- Managed switches are powerful and allow for a great deal of configurability. You can even have multiple LAGs on one switch. Yup, you can have a two port LAG running to the server and another two port LAG connecting up a second smart switch.
- 802.3ad is an understood standard in the networking world. Each 802.3ad device operates and interoperates seamlessly with other vendor’s 802.3ad compatible equipment.
- Allows for a bigger pipe from the switch to the shared resource, which means the connection will support more clients.
Cons of this setup:
- Cost. Managed switches are expensive, especially ones that support multiple LAGs. The costs can be 10X higher or more for just the switch.
- You still don’t get true double, triple, or quadruple bandwidth at any single client device.
- Hidden costs. You increased your bandwidth to the shared resource. Can the storage device even support multiple clients accessing it at once without becoming the bottleneck itself?
Here is the software version of link aggregation, known as Adaptive Load Balancing and also referred to as Teaming.
Pretty similar picture isn’t it? On the outside, it looks the same in fact. What makes this setup different is the network switch is dumb. It does not care about fancy logical access groups and is so dumb it cannot even remember its own address (which can be forgiven...it does not have one anyway). What makes this unique, and potentially more cost effective than 802.3ad in some situations, is the NIC inside the computer or storage device is the smarty pants. The NIC is deciding how to divide up the traffic and this leads to more pros and cons!
Pros of this setup:
- Less costly. Dumb regular network switches are so common they cost very little today compared to years ago.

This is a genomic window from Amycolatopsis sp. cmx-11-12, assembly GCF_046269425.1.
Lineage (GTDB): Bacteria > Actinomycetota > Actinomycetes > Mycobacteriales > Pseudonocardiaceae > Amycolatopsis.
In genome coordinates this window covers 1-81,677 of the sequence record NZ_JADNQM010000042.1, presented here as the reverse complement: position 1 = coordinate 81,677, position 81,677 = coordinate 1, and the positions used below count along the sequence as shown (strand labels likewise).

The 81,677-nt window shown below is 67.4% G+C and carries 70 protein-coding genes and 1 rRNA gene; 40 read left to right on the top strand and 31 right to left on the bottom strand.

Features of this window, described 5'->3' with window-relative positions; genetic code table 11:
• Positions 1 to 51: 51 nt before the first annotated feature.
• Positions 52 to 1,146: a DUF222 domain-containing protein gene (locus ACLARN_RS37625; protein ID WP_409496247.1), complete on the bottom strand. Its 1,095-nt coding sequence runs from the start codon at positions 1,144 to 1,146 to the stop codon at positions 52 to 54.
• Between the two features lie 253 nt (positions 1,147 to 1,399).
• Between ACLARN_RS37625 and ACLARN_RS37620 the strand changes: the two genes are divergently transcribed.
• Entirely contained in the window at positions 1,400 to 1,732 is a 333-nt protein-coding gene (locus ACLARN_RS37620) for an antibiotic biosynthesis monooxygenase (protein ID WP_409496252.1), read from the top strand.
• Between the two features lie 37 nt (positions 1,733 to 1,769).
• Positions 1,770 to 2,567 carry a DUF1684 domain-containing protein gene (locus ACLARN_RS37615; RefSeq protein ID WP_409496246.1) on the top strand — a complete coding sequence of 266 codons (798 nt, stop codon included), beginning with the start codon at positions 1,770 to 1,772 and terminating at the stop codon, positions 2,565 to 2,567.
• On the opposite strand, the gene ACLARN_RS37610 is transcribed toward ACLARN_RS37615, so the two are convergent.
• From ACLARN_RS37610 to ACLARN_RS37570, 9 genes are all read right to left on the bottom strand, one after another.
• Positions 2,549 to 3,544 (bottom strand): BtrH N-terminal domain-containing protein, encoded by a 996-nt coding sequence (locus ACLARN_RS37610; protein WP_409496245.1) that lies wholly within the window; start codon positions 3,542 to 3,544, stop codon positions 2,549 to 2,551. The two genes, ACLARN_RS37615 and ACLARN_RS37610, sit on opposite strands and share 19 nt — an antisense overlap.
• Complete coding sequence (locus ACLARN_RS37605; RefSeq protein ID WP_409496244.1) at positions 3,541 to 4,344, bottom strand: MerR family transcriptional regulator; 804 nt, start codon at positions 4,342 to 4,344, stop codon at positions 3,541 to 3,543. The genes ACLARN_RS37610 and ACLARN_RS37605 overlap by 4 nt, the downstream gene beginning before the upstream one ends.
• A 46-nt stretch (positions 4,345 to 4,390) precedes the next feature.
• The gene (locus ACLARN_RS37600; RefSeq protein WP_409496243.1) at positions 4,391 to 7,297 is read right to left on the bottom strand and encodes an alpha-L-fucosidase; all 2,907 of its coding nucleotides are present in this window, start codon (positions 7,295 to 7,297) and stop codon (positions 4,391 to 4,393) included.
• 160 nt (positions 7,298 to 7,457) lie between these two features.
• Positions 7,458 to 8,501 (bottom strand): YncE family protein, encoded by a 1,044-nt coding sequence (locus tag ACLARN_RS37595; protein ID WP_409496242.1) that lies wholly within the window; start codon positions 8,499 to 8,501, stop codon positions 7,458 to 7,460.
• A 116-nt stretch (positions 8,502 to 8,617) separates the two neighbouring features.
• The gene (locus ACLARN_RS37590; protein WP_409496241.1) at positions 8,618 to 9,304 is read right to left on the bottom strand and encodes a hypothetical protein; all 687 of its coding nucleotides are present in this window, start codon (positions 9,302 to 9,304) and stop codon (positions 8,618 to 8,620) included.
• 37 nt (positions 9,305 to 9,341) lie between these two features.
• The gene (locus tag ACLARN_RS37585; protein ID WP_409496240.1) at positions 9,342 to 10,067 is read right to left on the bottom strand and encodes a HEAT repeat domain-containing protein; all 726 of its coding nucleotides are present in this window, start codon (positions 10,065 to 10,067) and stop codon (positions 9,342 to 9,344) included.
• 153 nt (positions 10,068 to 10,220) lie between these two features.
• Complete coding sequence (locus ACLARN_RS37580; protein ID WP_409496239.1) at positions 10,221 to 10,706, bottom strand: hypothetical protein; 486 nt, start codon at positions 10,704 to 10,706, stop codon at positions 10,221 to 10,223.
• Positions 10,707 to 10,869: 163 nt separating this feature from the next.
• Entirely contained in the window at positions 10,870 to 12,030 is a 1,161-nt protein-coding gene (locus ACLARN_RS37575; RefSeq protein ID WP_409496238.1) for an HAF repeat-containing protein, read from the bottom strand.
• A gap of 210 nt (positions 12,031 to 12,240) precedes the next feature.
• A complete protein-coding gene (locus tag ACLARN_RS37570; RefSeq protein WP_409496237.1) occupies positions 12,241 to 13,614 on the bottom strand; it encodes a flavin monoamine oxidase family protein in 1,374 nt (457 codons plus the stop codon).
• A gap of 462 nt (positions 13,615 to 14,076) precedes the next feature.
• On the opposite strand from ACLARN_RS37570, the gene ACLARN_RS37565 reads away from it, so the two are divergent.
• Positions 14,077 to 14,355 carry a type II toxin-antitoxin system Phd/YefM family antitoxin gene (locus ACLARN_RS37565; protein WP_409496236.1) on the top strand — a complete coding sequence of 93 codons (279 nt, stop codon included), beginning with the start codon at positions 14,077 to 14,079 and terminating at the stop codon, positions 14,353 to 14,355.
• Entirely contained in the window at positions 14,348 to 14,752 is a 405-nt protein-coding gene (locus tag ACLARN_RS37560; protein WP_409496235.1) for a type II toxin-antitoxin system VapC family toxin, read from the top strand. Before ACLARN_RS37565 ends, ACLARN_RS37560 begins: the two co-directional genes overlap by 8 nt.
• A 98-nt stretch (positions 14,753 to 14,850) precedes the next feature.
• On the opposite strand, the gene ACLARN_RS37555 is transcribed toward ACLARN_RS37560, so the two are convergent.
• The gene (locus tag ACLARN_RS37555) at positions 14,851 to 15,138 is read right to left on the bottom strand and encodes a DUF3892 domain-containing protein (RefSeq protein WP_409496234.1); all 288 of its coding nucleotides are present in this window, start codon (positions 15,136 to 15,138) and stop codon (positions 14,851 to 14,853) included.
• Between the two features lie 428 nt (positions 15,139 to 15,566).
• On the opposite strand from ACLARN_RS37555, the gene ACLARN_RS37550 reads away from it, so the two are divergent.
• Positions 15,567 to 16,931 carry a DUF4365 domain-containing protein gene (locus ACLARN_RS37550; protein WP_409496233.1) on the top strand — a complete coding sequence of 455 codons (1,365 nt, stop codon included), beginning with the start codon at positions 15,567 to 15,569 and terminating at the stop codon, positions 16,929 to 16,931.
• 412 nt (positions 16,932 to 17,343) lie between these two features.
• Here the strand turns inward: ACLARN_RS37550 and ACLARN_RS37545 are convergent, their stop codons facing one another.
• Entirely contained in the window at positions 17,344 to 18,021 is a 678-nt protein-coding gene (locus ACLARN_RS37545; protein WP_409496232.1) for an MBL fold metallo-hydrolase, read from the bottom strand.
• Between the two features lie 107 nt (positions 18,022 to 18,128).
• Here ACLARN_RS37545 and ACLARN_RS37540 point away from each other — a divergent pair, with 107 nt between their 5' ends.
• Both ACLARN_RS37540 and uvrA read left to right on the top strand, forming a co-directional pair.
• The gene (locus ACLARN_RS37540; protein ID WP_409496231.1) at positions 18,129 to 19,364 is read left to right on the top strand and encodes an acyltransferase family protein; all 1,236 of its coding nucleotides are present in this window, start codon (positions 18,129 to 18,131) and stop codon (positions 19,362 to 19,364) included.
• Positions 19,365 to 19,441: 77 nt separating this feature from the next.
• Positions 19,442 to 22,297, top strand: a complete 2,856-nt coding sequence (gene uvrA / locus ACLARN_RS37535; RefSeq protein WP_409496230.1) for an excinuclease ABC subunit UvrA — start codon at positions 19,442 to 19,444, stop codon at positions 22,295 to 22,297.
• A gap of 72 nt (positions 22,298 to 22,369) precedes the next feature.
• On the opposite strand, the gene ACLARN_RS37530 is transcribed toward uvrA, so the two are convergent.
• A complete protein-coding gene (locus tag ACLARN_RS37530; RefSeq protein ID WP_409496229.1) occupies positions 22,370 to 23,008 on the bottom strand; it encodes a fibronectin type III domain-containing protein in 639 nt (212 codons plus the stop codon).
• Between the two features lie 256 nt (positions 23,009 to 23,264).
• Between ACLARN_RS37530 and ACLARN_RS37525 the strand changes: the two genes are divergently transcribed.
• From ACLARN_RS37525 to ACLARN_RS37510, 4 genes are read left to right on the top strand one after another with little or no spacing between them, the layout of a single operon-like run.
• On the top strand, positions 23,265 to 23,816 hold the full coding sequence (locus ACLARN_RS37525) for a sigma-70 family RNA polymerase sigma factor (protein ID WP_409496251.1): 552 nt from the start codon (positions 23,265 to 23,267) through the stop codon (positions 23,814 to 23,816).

- Easier to implement. You do not need to be a network administrator to get this setup right. In some cases, like certain NAS devices, there are two ports on the back that automatically support adaptive load balancing and will set itself up for you!
- You get similar benefits of increased bandwidth between the switch and computer or storage device. Client traffic will be logically divided across two or more physical connections. The net effect is similar to 802.3ad, it is just implemented differently.
Cons of this setup are:
- This implementation is switch to computer/shared resource/server only. No switch to switch LAGs are allowed.
- The burden of this technology is placed upon the NICs in the computer or storage device, leaving you at the mercy of Operating System (OS) support and NIC driver quality.
- You still don’t get double, triple, or more bandwidth to any one client device.
- The shared resource needs to be up to snuff in regards to supporting multiple clients accessing at once, otherwise there is little benefit to be gained.
The primary take-away with link aggregation is that it does not solve all bandwidth bottlenecks. When properly implemented, link aggregation can relieve network congestion to a single centralized storage device but it won’t increase line speeds to any single client device accessing the shared resource.
What many people don’t know is that implementing link aggregation carries a penalty in terms of bandwidth.
The multiple NICs and switch ports add additional Ethernet frame protocol and TCP/IP packet overhead in order to keep everything straight. A client side device might see a 10% drop in total available peak bandwidth to the shared resource. The upside is the shared resource won’t get bogged down anymore assuming the shared resource can keep up. The net result is the client, despite the reduced bandwidth, will get better service from the shared resource. However, this is not always the case. How the network is setup and if all hardware is matched for the wider pipe needs to be taken into account.
Link aggregation has its uses, but nothing will ever beat a single, large pipe like a true 10 Gigabit (or higher) network setup. Of course, a 10 Gigabit network will cost you dearly and link aggregation can help keep costs down.
Remember, planning is key. Keep expectations reasonable and make the required changes where they make sense. Happy networking!